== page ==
Preferably the apparatus includes means to analyse the image provided by the optical device in the form of flashes of light, and to classify these are defects according to size and depth of defect and optionally by nature (crack or inclusion) and number.
It is preferred that the apparatus includes means to provide instructions for positioning the torch, to create into a map of the locations of the defects.
It is much preferred that the torch has a generally circular front face having multiple flames enabling simple defect detection by a simple single movement of elimination by large passes and the torch includes means for instantaneous change from one operating processes to another.
Preferably the apparatus has means to process both television type and industrial type images at a speed of 25 or 30 images per second, in colour or black and white
The optical device may be connected to a visual display unit remote from the hot metal article whereby an operator can observe the localised region of the surface and react to any visual defects shown by appropriate scarfing using the torch. The optical device may be a video camera or CCD camera (charge coupled device) to transmit images to a remote, operator-viewed screen or to a microprocessor-controlled automated system. The optical device may be in the form of an array of optical fibers connected to a remote control system. The optical device may be connected to computer-controlled means to interpret the signals received, identify defects and control movement of the scarfing torch to remove defects in direct response to the signals received. The apparatus may also include a video cassette recorder or the like for a permanent record.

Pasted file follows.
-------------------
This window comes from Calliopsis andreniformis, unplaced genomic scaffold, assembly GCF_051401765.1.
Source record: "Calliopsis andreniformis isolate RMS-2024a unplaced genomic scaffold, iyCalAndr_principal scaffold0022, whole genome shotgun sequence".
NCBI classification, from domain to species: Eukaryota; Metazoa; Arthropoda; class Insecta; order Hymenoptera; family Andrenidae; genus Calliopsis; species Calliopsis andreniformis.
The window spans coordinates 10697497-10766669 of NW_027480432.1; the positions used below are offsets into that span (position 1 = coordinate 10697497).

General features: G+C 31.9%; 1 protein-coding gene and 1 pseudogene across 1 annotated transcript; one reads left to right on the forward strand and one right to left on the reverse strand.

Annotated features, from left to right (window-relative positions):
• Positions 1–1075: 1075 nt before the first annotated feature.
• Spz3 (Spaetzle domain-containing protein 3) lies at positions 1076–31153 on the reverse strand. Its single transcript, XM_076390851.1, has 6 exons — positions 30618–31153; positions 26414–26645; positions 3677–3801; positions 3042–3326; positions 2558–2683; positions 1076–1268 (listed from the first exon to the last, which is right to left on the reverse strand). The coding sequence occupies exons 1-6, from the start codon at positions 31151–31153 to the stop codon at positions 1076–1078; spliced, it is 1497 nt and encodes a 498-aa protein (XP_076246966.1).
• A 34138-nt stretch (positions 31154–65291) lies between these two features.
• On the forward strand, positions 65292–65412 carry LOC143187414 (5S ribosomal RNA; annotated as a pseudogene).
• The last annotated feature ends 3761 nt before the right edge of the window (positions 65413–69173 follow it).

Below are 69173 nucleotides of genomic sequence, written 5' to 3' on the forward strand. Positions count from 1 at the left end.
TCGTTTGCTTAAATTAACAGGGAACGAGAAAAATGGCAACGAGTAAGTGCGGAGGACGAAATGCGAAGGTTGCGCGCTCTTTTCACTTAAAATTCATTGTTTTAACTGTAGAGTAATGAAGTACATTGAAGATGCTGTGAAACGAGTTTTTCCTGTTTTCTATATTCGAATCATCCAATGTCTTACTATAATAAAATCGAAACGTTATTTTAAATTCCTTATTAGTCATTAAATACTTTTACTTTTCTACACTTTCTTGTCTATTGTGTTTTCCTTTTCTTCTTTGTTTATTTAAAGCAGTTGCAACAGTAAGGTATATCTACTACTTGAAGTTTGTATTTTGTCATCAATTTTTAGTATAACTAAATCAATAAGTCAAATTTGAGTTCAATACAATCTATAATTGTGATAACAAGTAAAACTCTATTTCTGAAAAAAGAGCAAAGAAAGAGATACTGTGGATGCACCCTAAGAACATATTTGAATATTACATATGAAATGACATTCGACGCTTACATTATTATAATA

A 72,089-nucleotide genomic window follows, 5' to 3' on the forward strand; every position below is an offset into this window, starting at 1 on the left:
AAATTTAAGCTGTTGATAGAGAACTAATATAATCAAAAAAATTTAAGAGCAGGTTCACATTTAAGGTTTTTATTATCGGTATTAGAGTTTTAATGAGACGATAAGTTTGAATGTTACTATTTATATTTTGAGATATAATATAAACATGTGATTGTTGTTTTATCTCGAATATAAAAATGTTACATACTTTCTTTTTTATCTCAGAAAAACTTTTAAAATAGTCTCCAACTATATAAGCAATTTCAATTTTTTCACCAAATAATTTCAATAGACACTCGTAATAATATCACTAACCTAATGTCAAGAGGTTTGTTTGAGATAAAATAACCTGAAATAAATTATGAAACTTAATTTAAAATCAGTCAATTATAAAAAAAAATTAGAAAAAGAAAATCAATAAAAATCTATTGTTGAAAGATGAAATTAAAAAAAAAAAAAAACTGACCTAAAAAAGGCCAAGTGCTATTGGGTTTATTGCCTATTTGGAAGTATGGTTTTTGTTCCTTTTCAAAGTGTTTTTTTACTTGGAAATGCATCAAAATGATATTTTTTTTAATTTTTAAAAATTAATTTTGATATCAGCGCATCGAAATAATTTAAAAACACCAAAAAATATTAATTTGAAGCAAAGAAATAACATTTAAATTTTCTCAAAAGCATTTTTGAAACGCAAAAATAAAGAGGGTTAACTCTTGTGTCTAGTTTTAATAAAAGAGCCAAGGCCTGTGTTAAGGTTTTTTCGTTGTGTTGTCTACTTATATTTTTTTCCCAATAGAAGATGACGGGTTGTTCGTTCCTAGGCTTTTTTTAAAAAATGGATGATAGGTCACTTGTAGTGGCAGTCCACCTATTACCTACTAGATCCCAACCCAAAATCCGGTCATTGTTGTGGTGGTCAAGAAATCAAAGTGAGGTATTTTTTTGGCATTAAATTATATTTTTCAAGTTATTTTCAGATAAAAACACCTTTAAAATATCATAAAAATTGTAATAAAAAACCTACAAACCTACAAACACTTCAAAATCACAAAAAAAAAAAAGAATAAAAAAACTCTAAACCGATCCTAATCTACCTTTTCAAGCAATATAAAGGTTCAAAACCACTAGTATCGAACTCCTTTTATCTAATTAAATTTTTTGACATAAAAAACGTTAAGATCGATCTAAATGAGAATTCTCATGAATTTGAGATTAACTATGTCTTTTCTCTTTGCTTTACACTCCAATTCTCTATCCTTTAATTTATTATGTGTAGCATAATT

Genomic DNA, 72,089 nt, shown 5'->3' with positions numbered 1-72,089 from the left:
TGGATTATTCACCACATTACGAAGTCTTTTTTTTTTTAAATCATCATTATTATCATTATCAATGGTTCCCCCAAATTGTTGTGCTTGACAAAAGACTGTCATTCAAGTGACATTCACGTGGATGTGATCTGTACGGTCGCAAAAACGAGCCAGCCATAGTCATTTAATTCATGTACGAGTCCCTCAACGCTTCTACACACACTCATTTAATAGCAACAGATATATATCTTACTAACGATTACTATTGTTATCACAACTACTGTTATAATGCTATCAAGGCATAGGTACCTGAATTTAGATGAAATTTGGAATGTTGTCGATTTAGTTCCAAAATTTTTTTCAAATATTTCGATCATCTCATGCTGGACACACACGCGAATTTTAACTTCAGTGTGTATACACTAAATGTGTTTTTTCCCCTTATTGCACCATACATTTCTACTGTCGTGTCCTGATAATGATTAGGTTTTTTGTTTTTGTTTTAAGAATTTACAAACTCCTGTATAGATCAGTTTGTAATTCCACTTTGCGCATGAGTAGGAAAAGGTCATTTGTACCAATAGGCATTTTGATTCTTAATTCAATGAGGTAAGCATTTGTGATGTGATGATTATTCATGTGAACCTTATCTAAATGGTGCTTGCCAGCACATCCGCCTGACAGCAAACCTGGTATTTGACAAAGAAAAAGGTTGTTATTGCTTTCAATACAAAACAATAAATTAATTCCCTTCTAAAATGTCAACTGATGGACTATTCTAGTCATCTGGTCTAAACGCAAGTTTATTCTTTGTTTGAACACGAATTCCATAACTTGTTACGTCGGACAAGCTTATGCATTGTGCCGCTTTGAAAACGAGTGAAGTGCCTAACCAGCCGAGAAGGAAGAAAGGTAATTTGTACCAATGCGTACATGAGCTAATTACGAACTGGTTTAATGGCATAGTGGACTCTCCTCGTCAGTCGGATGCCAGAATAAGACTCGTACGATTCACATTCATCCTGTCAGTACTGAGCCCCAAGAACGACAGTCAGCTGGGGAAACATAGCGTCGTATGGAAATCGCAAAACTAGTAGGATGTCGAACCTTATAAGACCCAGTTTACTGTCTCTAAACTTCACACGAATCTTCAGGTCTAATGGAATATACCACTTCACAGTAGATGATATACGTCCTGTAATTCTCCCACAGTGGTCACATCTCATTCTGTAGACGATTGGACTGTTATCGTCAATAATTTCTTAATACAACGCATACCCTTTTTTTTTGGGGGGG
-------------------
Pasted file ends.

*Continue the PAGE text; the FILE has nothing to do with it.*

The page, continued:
The optical device may be mounted, for example, on a frame beneath which the metal article to be treated is passed. If desired, the optical device and the torch may be mounted to travel along their supporting frame so that they can be moved transversely across the metal surface passing beneath them. This option is particularly useful where semi-finished metal products are of considerable width, e.g. up to several metres. Alternatively, it may be necessary install a multiplicity of torches and optical devices on the frame spanning the metal surface.
Preferably the camera operated vision system causes a permanent picture of the bath while the blow torch is operated. The image is optimised to visualise the useful zone in the field of vision of the camera in order to detect defects (in the bath, both for defects with lower and greater depth than that of the bath pattern).
The parameterization of the camera shooting conditions is adapted to the types of defects which are expected to be found on the basis of the product development data analysis (shutter adapted to a micro-inclusions for example).
The photograph device is automatically adjusted to the bath image for both cold and hot slabs at a temperature up to 1000° C. and over.
The image processing system preferably
sets the reference point in relation to the bath for defect detection.